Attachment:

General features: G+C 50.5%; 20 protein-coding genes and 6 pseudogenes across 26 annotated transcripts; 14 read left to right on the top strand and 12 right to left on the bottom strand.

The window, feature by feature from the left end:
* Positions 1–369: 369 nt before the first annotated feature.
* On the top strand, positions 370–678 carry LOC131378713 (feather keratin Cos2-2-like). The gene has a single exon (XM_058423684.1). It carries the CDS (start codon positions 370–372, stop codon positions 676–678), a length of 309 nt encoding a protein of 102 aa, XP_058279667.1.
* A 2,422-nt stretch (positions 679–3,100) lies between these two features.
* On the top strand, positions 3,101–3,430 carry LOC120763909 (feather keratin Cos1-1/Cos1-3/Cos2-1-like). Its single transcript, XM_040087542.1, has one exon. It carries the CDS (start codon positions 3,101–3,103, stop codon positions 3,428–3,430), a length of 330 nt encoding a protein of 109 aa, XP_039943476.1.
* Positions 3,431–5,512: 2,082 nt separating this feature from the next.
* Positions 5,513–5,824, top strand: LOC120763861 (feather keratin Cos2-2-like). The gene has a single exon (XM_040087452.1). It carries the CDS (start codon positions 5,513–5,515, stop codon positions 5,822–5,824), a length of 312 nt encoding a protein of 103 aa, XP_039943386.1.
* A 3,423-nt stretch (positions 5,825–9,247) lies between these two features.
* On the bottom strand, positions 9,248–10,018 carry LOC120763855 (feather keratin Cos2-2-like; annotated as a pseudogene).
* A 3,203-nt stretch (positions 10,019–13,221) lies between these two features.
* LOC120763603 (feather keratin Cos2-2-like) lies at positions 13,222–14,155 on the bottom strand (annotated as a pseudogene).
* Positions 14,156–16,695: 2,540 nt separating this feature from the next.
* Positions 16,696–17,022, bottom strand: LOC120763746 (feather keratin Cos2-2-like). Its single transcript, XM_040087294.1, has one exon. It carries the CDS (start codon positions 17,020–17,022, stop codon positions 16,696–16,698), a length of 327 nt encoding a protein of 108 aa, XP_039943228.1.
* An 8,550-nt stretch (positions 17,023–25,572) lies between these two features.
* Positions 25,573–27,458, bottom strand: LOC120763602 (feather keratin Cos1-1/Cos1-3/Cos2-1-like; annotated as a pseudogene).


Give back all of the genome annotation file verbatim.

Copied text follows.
General features: G+C 50.5%; 20 protein-coding genes and 6 pseudogenes across 26 annotated transcripts; 14 read left to right on the top strand and 12 right to left on the bottom strand.

The window, feature by feature from the left end:
* Positions 1–369: 369 nt before the first annotated feature.
* On the top strand, positions 370–678 carry LOC131378713 (feather keratin Cos2-2-like). The gene has a single exon (XM_058423684.1). It carries the CDS (start codon positions 370–372, stop codon positions 676–678), a length of 309 nt encoding a protein of 102 aa, XP_058279667.1.
* A 2,422-nt stretch (positions 679–3,100) lies between these two features.
* On the top strand, positions 3,101–3,430 carry LOC120763909 (feather keratin Cos1-1/Cos1-3/Cos2-1-like). Its single transcript, XM_040087542.1, has one exon. It carries the CDS (start codon positions 3,101–3,103, stop codon positions 3,428–3,430), a length of 330 nt encoding a protein of 109 aa, XP_039943476.1.
* Positions 3,431–5,512: 2,082 nt separating this feature from the next.
* Positions 5,513–5,824, top strand: LOC120763861 (feather keratin Cos2-2-like). The gene has a single exon (XM_040087452.1). It carries the CDS (start codon positions 5,513–5,515, stop codon positions 5,822–5,824), a length of 312 nt encoding a protein of 103 aa, XP_039943386.1.
* A 3,423-nt stretch (positions 5,825–9,247) lies between these two features.
* On the bottom strand, positions 9,248–10,018 carry LOC120763855 (feather keratin Cos2-2-like; annotated as a pseudogene).
* A 3,203-nt stretch (positions 10,019–13,221) lies between these two features.
* LOC120763603 (feather keratin Cos2-2-like) lies at positions 13,222–14,155 on the bottom strand (annotated as a pseudogene).
* Positions 14,156–16,695: 2,540 nt separating this feature from the next.
* Positions 16,696–17,022, bottom strand: LOC120763746 (feather keratin Cos2-2-like). Its single transcript, XM_040087294.1, has one exon. It carries the CDS (start codon positions 17,020–17,022, stop codon positions 16,696–16,698), a length of 327 nt encoding a protein of 108 aa, XP_039943228.1.
* An 8,550-nt stretch (positions 17,023–25,572) lies between these two features.
* Positions 25,573–27,458, bottom strand: LOC120763602 (feather keratin Cos1-1/Cos1-3/Cos2-1-like; annotated as a pseudogene).